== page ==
Why Angle of Attack (AoA)?

John Owens

By John Owens
CEO, Prevailance Aerospace

Posted on July 11, 2017
Commercial plane flying in clouds

Aviation authorities around the world, including our own FAA, have made conquering Loss of Control Inflight (LOC-I) a top priority. In order to take on the #1 cause of fatalities in aviation today we have to acknowledge that a broad deficiency exists in AoA awareness and AoA management. The reason is that most of us don’t have visibility of our actual AoA during flight—it is simply not displayed. And if it is displayed, it is not always effectively trained to or interpreted.

Flight Training and AoA

AoA is defined as the acute angle between the chord line of the airfoil and the direction of the relative wind. Although we are introduced to AoA in academics during our earliest phase of flight training, our very first flights immerse us in “flying the numbers” on the air speed indicator (ASI), as ASI is a Primary Flight Instrument. Flight training entities rarely focus on AoA information. Our POH procedures, maneuvers and transitions all reference indicated air speed for all critical flight parameters, including stall. Worse, these “numbers” are based on unaccelerated (1G), coordinated flight at Maximum Gross Weight. In fact, airborne flight training rarely builds an actual awareness of AoA, which is the only direct way to determine the aerodynamic health of an airfoil.

The lift coefficient of an airfoil varies with its AoA. Figure 1 depicts a typical lift vs AoA curve for a positively cambered wing found on most aircraft. The curve shows that the coefficient of lift (total lifting force) increases as AoA increases—up to the maximum lift coefficient, after which lift actually decreases as AoA continues to increase1. The critical angle of attack—also known as “stall angle of attack,” is the angle of attack which produces maximum lift coefficient (CL max). Below the critical angle of attack the coefficient of lift increases with increasing AoA. As AoA approaches the critical angle, the airflow over the upper surface of the airfoil becomes increasingly disturbed, eventually separating from the wing. This separation starts near the trailing edge of the wing and shifts rapidly to the leading edge as AoA is increased above the critical angle. In other words, the onset of stall occurs immediately as the AoA exceeds the critical angle, and if not decreased will progress rapidly into a deep stall as the AoA increases beyond that point.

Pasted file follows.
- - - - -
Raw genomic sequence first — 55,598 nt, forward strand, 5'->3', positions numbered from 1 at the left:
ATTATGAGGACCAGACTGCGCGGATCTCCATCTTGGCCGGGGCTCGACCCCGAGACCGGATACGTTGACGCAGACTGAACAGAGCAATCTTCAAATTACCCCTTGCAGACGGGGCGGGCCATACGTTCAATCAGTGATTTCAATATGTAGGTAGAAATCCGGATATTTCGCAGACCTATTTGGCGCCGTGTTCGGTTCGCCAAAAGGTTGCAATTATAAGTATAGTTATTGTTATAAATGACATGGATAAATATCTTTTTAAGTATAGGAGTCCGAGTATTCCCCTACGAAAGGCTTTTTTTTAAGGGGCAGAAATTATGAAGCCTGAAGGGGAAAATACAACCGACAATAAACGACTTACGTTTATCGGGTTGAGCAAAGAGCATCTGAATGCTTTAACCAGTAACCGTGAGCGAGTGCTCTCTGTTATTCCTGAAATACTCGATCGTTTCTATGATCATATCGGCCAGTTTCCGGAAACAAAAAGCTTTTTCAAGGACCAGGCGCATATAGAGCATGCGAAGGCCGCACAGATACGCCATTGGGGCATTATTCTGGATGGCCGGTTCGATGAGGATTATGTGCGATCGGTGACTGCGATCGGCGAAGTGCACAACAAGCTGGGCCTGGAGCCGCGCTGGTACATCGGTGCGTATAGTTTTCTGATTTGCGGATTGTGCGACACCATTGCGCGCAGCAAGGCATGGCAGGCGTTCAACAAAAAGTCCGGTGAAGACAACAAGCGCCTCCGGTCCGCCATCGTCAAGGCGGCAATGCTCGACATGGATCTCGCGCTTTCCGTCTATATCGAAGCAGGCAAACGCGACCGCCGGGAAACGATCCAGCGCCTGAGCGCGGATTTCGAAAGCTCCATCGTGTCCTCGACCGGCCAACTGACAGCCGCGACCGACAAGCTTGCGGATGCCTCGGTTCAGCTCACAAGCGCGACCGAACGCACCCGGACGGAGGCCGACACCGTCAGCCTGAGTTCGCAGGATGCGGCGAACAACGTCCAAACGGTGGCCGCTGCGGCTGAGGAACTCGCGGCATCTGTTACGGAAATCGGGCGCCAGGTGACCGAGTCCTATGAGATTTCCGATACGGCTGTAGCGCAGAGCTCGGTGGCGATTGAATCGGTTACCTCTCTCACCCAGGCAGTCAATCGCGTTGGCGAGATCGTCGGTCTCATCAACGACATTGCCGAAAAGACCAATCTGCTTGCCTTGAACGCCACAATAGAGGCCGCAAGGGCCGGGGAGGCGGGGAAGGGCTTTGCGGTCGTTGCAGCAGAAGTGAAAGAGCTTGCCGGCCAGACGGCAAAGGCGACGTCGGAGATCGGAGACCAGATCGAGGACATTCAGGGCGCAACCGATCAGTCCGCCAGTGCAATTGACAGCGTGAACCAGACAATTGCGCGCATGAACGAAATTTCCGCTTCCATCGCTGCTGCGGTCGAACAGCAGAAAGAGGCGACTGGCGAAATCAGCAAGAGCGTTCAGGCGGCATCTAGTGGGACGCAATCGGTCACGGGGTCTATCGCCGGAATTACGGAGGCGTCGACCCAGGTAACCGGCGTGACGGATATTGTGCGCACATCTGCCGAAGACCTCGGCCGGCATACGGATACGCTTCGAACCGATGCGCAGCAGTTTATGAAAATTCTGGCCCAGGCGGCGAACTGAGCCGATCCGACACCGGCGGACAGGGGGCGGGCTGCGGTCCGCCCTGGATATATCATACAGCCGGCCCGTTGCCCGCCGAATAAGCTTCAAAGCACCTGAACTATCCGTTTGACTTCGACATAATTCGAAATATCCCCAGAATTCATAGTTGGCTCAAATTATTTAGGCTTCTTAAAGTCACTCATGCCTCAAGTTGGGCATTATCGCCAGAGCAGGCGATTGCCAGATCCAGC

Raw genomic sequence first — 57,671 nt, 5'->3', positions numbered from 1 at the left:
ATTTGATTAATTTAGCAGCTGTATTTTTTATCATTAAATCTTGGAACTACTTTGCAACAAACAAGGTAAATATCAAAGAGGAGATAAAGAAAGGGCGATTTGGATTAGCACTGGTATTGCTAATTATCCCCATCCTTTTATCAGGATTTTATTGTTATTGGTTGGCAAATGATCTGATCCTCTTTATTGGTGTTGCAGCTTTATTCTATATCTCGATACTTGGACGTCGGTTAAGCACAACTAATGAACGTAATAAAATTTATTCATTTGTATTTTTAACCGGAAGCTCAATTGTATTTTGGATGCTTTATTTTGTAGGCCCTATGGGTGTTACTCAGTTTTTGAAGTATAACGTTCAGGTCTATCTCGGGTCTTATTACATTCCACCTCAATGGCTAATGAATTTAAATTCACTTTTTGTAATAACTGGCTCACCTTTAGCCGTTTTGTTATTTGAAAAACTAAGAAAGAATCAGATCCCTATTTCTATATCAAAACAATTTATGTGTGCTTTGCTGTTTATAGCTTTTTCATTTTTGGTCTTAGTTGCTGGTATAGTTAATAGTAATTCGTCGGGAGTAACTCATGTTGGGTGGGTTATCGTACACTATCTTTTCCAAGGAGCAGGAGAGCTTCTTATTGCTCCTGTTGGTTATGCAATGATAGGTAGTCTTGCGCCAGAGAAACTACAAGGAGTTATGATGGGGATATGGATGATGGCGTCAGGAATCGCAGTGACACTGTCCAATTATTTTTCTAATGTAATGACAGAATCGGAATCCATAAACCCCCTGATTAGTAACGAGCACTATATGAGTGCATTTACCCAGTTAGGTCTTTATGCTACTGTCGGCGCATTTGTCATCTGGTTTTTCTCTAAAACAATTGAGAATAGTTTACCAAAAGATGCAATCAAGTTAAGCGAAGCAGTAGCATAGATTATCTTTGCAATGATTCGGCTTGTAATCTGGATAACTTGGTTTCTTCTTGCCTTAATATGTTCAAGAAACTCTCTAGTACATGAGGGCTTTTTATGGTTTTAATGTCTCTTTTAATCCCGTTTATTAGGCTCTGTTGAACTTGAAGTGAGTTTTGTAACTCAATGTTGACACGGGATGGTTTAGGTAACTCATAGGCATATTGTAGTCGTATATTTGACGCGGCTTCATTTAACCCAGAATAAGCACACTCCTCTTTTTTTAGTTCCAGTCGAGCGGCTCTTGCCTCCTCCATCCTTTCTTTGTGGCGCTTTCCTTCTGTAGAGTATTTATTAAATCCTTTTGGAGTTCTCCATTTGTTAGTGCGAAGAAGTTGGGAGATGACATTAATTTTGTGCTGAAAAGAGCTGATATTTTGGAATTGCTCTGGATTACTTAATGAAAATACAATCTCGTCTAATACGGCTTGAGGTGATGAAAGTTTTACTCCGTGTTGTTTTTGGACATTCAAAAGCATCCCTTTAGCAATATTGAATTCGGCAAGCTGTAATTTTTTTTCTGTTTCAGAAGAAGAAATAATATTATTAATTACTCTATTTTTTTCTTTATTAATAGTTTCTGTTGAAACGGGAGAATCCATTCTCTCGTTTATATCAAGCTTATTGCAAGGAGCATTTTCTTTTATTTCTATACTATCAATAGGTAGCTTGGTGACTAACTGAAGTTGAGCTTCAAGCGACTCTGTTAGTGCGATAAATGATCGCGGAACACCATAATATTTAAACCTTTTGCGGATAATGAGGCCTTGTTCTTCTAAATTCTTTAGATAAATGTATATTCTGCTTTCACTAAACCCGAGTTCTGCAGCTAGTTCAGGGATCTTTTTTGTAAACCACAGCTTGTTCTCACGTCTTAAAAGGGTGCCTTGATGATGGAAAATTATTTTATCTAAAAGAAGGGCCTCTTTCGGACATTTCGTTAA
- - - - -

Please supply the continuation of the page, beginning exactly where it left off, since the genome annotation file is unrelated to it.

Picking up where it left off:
Although the airspeed required to achieve any given flight operation changes with gross weight and G-load, the specific AoA does not change. An airfoil can stall at any airspeed, but only one specific critical AoA.

Although AoA systems are common to military and high-end civilian aircraft, they are not incorporated in all aircraft due to design and cost impracticalities. This is not to say that we don’t have AoA measuring systems on our aircraft; most stall warning systems are in fact instruments that measure and alert pilots to AoA. But this information is not usually presented to pilots as an indicated parameter, and, more significantly, AoA is not trained to as a crucial piece of information in flight.

FAA Requirements for AoA Systems in General Aviation

Recognizing that pilots who are provided with precise AoA information during flight are better able to avoid and mitigate LOC-I accidents, the FAA issued an extraordinary new policy2 in early 2014 which streamlines the requirements for incorporating AoA systems in general aviation (GA) aircraft. With improved stall awareness through the use of AoA instrumentation and displays, pilots can better manage the one specific critical AoA that will keep them flying and avoid a LOC-I situation.

Any given airfoil can stall at any air speed but will only stall at a specific AoA. We’ve got to learn to incorporate AoA into our scan in order to improve our awareness of the flying condition in every phase of flight.

1NASA, Glenn Research Center, “The Lift Coefficient”, last updated May 05, 2015. Retrieved June 27, 2017

2FAA Policy AIR100—14-110-PM0, (Final) Issued by Memorandum February 5, 2014. Retrieved June 27, 2017

Prevailance Aerospace Prevailance Aerospace
Prevailance Aerospace is a UPRT provider that has been working with corporate, government, and general aviation pilots to improve safety in the aviation industry. Prevailance Aerospace uses Extra 330LXs for training and our pilots are experienced aviation professionals from various military and general aviation backgrounds. We know that successful aviation endeavours are accomplished through an uncompromising commitment to safety, impeccable professionalism, tremendous attention to detail, and constant improvement.

© 2022 Prevailance Aerospace. All Rights Reserved.

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